MISSISSIPPI DELTA — Much of the flooded Delta was already planted for the 2011 season, and when it finally dries out, landowners will face challenges preparing it for planting.
Last Thursday, the Governor’s Office said total agriculture losses in Mississippi due to the flood could exceed $250 million.
Landowners of flooded acreage must manage a variety of issues, including oxygen-depleted soils, nutrient loss, soil compaction, debris removal and possible chemical contamination. Some acres may not be ready for planting again until next year.
Larry Oldham, soil specialist with the Mississippi State University Extension Service, said, “As the waters recede, a new landscape in both land and nutrient management will emerge. The soil chemistry that controls the bioavailability of most plant nutrients is very dynamic as soils transition from a normal state to flooded for several weeks, and then back to drier conditions.”
Oldham said conventional wisdom says soils are more fertile immediately after a flood, as upstream nutrients are deposited in downstream fields. But if this were true, the South Delta would not be as fertile as it is today since repeated flooding would have washed away nutrients.
Landowners must consider several things when preparing to plant again.
“Remember that flood water carries materials such as pesticides, petroleum products and other substances swept up in its downstream progress,” Oldham said.
Debris removal can include dead animals, uprooted trees and garbage.
While many will be tempted to work in the fields as soon as the water recedes, Oldham urged growers not to. Driving heavy equipment on wet soil compacts soil 10 to 20 inches below the surface.
Another management challenge is the expected phosphorus deficiencies.
“Among other factors, the deficiency problems came from the diminished activity of beneficial fungi that allow plants to take in phosphorus,” Oldham said.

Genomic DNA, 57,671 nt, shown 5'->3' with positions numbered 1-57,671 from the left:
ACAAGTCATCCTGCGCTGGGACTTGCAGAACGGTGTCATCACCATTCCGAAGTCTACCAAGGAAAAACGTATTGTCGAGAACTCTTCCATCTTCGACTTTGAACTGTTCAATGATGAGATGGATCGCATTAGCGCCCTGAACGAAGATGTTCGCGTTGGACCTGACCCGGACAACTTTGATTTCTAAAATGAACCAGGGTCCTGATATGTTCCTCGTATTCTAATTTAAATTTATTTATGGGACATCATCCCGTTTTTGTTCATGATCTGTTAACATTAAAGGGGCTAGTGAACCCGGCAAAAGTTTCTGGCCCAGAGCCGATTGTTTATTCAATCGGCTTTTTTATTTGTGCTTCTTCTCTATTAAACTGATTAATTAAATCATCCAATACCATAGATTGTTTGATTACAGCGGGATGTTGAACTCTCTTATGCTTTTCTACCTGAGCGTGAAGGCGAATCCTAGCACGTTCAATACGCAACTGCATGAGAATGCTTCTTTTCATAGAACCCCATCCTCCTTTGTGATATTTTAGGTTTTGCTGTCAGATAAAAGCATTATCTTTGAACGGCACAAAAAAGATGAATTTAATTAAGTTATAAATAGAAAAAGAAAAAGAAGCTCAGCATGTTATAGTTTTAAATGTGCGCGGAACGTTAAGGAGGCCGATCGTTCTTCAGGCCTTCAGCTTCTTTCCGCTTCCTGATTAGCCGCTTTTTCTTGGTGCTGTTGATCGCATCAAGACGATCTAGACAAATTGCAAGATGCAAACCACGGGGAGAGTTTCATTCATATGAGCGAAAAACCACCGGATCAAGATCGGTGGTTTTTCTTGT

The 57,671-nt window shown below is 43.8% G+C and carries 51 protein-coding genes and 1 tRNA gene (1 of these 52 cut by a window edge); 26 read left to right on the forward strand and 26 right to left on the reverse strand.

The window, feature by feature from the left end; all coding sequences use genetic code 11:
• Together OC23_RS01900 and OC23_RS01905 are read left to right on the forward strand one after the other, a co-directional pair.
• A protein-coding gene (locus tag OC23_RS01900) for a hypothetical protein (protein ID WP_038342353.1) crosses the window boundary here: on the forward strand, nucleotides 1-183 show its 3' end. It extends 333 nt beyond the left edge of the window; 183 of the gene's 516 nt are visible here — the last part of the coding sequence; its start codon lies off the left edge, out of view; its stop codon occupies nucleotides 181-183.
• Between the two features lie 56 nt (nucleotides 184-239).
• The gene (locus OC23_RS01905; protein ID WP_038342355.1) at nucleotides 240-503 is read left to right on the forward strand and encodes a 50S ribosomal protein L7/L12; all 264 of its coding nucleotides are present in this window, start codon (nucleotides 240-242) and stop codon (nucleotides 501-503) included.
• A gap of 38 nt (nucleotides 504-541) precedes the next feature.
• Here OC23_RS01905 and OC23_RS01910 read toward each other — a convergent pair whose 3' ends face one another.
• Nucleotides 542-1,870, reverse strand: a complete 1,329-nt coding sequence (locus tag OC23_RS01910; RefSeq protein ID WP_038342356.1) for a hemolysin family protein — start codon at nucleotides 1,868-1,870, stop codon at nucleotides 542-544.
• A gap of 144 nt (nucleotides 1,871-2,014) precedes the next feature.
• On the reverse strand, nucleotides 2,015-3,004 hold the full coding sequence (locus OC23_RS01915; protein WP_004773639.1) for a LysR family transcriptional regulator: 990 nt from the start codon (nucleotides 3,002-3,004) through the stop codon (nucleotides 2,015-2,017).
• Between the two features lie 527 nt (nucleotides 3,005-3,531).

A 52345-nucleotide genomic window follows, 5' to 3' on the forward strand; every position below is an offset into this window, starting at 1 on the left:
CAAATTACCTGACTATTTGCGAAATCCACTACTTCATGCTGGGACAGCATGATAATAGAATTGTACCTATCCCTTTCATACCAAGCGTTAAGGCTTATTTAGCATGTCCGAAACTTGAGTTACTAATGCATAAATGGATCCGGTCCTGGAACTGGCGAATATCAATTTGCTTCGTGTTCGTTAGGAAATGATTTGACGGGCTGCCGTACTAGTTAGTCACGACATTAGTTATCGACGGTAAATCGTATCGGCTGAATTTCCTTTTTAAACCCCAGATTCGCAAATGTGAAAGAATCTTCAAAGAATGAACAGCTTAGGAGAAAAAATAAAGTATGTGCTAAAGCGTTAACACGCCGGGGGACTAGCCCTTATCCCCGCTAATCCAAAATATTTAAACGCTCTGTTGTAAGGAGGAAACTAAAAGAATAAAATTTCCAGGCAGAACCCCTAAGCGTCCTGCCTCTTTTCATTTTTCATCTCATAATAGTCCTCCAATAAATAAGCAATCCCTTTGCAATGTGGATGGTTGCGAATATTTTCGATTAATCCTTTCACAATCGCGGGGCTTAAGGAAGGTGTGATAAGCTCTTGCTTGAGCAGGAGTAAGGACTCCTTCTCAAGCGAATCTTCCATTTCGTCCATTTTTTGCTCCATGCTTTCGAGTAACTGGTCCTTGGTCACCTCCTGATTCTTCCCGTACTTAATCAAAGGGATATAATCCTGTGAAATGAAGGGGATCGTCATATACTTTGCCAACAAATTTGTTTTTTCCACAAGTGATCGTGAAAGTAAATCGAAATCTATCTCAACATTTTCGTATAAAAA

Solutions to what is known as flooded soil syndrome may be to grow cover crops until planting next year if it is late in 2011 before fields can be worked. If corn is the desired crop in 2012, soil may require supplemental phosphorus fertilizer.
Wayne Ebelhar, Mississippi Agricultural and Forestry Experiment Station research professor at the Delta Research and Extension Center in Stoneville, said oxygen supply is a big issue in flooded land. Plants and organisms living in the soil need oxygen to survive.
“Soil aeration will be slow coming back to flooded land,” Ebelhar said. “Most of the flooded ground seals over with silt and clay particles, and it is slow to dry.”
In a normal wet-field situation, producers can till the soil to increase its oxygen capacity, but that is not possible in current super-saturated situations.
“We hit the flood stage in Greenville April 28 and the river kept rising. They’re predicting the river won’t drop back to flood stage until June 20,” Ebelhar said. “That’s almost eight weeks of flooding.”
Ebelhar said without oxygen for this length of time, it would take a long time for aerobic microbial populations in the soil and helpful insects and animals such as earthworms to repopulate the affected land.
“An earthworm may be pretty virile, but I’m not sure he can tread water for eight weeks,” he said.
Many living things suffocate from the lack of oxygen when the land and vegetation is covered by water for an extended time.
“Anaerobic organisms, or those that don’t require atmospheric oxygen to function, can increase and consume oxygen that is combined with such things as nitrate, resulting in subsequent nitrogen loss as a gas,” Ebelhar said. “Aerobic populations, or those that require atmospheric oxygen for life, will build back up with rapid reproduction once things dry out.”
The bottom line for many landowners in the flooded region is that the 2011 crop season simply won’t happen, and preparing for the 2012 season will require extra management.
“For a lot of producers, this flooded land may not have much cropping opportunity for this year,” Ebelhar said. “With this flood being so high, it’s going to take a long time for the water to drop and the ground to dry out. With the cost of seed, it’s an awful risky situation to plant in the middle of July or later.”
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